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12-14-2014, 09:00 PM   #1
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External stereo microphone for sound recording

Hello everyone!
I need your advice guys on the best external stereo microphone for sound recording for K-3?
Thanks!

12-14-2014, 10:20 PM - 1 Like   #2
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Can check this one out. Although I don't own it, I've heard a lot of good things about this model.

Rode Stereo VideoMic Camera-Mounted Stereo STEREO VIDEOMIC B&H
12-14-2014, 11:13 PM - 1 Like   #3
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Check the impedance of any external mic. As the K-3 manual suggests (p-38), 2.2kohm is recommended.
12-15-2014, 01:56 AM - 1 Like   #4
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The camera store recommends a microphone with a built in preamp to reduce hiss! Personally I'm looking for something that's not so expensive, that Rode is well over $200. I'm going to googe it!

---------- Post added 12-15-14 at 10:36 AM ----------

Try this link; https://www.youtube.com/results?search_query=TAKSTAR+-+Shotgun+Microphone+st%C3%A9r%C3%A9o

At the price with a built in pre-amp it looks good!

12-15-2014, 05:48 AM - 1 Like   #5
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I wouldn't suggest an external mic, if you care anything about audio quality, the camera internal pres and encoding are going to be s*** anyway.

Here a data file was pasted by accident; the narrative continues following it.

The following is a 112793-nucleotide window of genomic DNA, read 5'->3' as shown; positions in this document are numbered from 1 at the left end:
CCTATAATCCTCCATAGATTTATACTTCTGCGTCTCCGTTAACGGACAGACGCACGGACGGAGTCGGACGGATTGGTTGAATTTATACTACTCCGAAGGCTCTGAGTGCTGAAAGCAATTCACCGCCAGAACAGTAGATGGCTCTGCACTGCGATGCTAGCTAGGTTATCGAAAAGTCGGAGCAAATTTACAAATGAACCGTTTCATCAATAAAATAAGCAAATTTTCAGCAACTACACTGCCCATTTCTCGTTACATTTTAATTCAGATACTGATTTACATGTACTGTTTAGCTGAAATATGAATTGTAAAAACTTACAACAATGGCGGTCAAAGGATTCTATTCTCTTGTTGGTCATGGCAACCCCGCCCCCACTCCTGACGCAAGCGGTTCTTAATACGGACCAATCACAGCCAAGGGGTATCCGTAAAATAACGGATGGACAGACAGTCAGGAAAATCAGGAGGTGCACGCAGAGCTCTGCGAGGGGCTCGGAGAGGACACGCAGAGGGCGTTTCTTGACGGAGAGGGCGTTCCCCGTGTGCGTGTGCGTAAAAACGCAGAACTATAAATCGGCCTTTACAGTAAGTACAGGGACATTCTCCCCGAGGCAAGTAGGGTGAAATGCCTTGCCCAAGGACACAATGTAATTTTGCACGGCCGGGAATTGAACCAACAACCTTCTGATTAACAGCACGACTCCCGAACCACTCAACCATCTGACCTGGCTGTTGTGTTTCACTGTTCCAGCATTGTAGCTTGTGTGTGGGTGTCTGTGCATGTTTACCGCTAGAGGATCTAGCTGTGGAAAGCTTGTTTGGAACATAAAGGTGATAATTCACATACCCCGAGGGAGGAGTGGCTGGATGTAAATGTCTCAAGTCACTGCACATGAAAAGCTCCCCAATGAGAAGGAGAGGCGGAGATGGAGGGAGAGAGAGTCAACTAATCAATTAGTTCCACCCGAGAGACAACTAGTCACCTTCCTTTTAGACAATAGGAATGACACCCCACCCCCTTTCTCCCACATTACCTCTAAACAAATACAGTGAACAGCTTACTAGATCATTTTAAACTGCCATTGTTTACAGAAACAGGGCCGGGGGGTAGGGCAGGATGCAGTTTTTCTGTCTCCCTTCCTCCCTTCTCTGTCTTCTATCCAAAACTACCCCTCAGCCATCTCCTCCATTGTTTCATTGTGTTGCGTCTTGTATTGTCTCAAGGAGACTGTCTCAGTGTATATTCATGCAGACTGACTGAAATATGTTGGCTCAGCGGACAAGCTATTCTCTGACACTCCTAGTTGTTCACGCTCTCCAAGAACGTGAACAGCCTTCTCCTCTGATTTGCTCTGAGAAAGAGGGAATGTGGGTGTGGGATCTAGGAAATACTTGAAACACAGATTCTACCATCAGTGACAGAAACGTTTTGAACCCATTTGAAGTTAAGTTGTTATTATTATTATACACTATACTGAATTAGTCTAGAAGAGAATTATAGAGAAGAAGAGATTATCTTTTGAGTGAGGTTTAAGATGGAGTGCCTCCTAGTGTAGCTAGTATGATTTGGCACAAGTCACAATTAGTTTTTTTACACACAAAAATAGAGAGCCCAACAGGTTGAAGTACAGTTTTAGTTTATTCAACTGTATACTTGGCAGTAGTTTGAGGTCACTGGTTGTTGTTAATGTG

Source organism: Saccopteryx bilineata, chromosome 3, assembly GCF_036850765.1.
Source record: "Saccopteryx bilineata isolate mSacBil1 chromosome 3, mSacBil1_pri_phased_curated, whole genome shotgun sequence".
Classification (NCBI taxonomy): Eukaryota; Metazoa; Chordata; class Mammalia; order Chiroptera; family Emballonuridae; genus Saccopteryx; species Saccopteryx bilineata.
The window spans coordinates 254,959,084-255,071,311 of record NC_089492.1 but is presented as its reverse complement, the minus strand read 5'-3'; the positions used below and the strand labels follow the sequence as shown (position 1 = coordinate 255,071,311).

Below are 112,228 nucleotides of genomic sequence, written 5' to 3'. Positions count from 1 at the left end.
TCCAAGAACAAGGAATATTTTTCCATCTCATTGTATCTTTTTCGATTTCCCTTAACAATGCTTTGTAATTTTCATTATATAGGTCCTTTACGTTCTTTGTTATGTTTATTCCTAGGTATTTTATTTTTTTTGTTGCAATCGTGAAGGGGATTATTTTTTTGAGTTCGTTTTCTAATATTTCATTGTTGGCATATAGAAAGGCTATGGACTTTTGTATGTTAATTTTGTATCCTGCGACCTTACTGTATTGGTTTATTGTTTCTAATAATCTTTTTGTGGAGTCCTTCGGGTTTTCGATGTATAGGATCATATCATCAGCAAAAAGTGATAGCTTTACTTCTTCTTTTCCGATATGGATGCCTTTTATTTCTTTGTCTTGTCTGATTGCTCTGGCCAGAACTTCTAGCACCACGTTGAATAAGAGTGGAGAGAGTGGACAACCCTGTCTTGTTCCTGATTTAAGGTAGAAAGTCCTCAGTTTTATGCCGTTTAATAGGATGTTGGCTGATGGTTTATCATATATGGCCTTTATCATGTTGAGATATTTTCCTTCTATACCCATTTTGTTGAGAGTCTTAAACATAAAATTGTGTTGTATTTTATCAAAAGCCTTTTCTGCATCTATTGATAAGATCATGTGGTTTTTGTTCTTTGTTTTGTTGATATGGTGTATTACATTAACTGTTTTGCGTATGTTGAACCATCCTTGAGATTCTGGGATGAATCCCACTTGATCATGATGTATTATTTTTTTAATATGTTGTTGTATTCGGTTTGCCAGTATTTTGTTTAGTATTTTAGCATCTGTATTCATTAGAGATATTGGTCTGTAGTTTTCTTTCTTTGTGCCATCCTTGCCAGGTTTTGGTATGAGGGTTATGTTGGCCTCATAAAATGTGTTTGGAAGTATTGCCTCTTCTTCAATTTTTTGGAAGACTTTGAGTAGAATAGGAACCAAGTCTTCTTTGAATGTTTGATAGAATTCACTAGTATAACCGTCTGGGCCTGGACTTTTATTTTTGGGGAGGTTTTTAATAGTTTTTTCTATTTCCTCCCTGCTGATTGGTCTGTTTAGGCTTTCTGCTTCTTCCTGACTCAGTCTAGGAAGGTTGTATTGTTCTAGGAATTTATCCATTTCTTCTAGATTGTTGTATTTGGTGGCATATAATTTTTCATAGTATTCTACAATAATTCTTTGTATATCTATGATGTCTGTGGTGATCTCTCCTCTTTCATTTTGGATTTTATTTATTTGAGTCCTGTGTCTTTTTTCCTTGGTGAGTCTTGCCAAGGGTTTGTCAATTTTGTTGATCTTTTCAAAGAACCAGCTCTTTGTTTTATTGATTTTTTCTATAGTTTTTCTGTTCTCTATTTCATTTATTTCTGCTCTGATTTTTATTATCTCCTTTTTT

If you want cheap, buy an external recorder (Zoom H4n, Tascam DR40) and mount it on the hotshoe.
Then take the headphone out and put it into the camera just BE EXTRA CAREFUL WITH OUTPUT LEVEL (the headphone out is going to be hot, just lower the level all the way and then bring it up in increments until it's ok).
This way you have a proper stereo audio track (on the Zoom/Tascam) and a nearly-perfect match to help you sync it in post.

Also, you didn't say what kind of recordings you'll be doing. Those external recorders have a stereo-pair or XY-pair of cardioid condenser mics. If you want a shotgun you can plug it in, but that's one more thing you'll have to buy.
For shotguns I'll suggest you look at Rode, as aksha already said, but at the NTG product line instead.
12-15-2014, 06:43 AM   #6
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Thank you guys for your inputs!
Have to learn it all before a final decision.
QuoteOriginally posted by LensBeginner Quote
...
Also, you didn't say what kind of recordings you'll be doing ...
I need it mostly for ambient sound records.
12-15-2014, 06:54 AM - 1 Like   #7
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QuoteOriginally posted by Ceremonsen Quote
Thank you guys for your inputs!
Have to learn it all before a final decision.

I need it mostly for ambient sound records.
Then a 90° to 120° stereo pair would work better than a shotgun, i reckon...
12-15-2014, 07:03 AM   #8
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QuoteOriginally posted by LensBeginner Quote
Then a 90° to 120° stereo pair would work better than a shotgun, i reckon...
Do you mean an external recorder like Zoom H4n, or Tascam DR40?

12-15-2014, 07:15 AM - 1 Like   #9